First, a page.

2016: Officially the most boring home and away season in history**

It’s late on Saturday night mid way through round 6 of the AFL season. The final siren goes down at Kardinia Park and Gold Coast lose to the Cats by 120 points and fall outside the top eight for the first time in 2016. The Crows take their spot after a win earlier that day. It marks the last time the composition of the top eight will change at rounds end for the entire season.


Congratulations Kangas, Cats, Swans, Doggies, Giants, Eagles, Crows and Hawks – you’ll all be playing in September. Its April and the season is already over for 10 of the 18 clubs. How boring. Especially for me, a Port supporter.


Round 6 2016 marked the earliest time in AFL history that this phenomenon has occurred. A browse of the excellent AFL Tables website shows that the previous record was Round 11 2010, five weeks later.


Everyone still remembers the excitement of 2014 when Richmond climbed from 16th in Round 14 to 8th in Round 22, and won their final game in Round 23 to hold on to it. For much of this season St Kilda, Port Adelaide and Melbourne have danced around 9th and 10th on the ladder, but could never bridge the gap when it mattered. For St Kilda that gap was only percentage points by season’s end, but large one at that.


The top eight finals qualification system was first used for the 1994 AFL season and with just 15 teams it presented the best ever chance in history to play finals. That year the top eight was not decided until the very last round (Round 24), when Richmond went from eighth to ninth on percentage after a big loss to Geelong.


The following two seasons followed the same pattern, the top eight not settled until after the final round. Even going back to the first AFL branded season in 1990, the top five (as it was then) was still changing up to Round 16.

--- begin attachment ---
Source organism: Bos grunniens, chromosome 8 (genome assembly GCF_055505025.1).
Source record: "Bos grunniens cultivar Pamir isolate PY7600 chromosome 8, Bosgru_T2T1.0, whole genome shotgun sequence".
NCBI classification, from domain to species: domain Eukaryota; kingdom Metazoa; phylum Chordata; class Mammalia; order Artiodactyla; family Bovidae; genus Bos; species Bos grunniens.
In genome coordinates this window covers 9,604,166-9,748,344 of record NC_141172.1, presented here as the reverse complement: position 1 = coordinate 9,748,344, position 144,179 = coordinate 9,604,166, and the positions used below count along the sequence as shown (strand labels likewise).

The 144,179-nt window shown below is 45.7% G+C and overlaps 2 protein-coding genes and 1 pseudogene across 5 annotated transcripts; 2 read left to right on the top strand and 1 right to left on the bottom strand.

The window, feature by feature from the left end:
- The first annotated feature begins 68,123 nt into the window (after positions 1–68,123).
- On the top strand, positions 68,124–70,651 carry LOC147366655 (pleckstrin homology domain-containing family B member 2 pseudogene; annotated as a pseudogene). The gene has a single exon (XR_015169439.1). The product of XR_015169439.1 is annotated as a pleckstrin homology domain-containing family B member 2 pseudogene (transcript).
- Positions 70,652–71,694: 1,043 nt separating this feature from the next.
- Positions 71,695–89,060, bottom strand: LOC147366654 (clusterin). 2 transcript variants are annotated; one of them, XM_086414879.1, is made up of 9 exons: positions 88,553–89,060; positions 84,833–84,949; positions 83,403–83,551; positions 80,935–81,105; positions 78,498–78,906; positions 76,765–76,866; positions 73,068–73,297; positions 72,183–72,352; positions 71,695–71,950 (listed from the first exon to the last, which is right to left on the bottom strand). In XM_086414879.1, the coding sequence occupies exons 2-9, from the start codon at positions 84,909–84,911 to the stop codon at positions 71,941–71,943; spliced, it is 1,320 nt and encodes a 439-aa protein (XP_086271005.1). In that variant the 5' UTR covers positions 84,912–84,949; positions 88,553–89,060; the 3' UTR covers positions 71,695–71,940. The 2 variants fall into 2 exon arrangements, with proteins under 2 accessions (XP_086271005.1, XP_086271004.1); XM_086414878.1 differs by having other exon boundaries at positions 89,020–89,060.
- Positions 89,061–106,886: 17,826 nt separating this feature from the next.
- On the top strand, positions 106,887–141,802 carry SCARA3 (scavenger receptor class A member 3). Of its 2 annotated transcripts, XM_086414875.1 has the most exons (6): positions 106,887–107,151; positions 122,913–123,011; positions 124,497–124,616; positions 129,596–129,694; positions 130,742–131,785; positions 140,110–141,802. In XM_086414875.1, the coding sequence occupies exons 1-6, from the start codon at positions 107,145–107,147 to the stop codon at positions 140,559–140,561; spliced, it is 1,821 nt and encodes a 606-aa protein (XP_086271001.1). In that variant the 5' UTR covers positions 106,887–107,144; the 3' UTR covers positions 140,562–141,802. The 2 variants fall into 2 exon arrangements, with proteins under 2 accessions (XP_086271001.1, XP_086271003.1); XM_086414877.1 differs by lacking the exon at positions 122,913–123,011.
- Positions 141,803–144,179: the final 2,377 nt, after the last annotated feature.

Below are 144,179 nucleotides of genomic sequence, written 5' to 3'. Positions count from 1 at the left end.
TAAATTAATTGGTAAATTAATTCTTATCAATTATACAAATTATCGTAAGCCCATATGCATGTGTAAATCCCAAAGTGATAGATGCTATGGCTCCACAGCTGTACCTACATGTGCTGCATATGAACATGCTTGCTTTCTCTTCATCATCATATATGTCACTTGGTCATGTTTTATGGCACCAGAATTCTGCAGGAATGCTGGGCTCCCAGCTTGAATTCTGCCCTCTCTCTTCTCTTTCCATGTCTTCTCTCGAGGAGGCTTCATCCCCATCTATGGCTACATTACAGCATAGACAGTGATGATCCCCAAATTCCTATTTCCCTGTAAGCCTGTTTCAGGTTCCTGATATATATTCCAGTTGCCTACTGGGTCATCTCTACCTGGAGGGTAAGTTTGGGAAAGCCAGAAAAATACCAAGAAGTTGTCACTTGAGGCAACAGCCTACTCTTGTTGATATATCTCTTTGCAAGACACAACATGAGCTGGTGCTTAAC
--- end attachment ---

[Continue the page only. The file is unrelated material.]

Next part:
But here comes the first asterisk component of the headline. Depending on your definition of AFL ‘history’, the above relates to 1990 onwards. So to be fair, I’ve also had a look at the earlier VFL records. There is one season that stands out for possibly dislodging our 2016 record, but there’s a few caveats. The 1967 VFL season saw the composition of the top four (as it was then) remained unchanged after Round 5. However, the 1967 season only had 12 clubs and 18 rounds so it’s difficult to make a direct comparison. And whereas the composition of the top eight remained the same for 18 weeks in 2016, it was only 14 in 1967.


The most obvious reason behind the 2016 milestone is the unusual form of North Melbourne. The Kangaroos won their first nine games of the year and proceeded to lose 10 of its next 13.  After sitting on top of the ladder for nine weeks straight to Round 12, they had slumped to eighth spot just four weeks later. But by this point they only needed two more wins for the year to reach the magical 12 that usually means a finals spot, and that made it more difficult than normal for any other team to break in.


So this brings us to the second asterisk in the headline. Because the composition of the top eight has been boring, the jostling for positions in it has never been as exciting. Heading into the final round of the season only one win separated 1st from 7th, with four of the clubs changing position by the end of it. The Premiership race seems as open as it’s ever been with Adelaide and West Coast still a chance despite being outside the top four.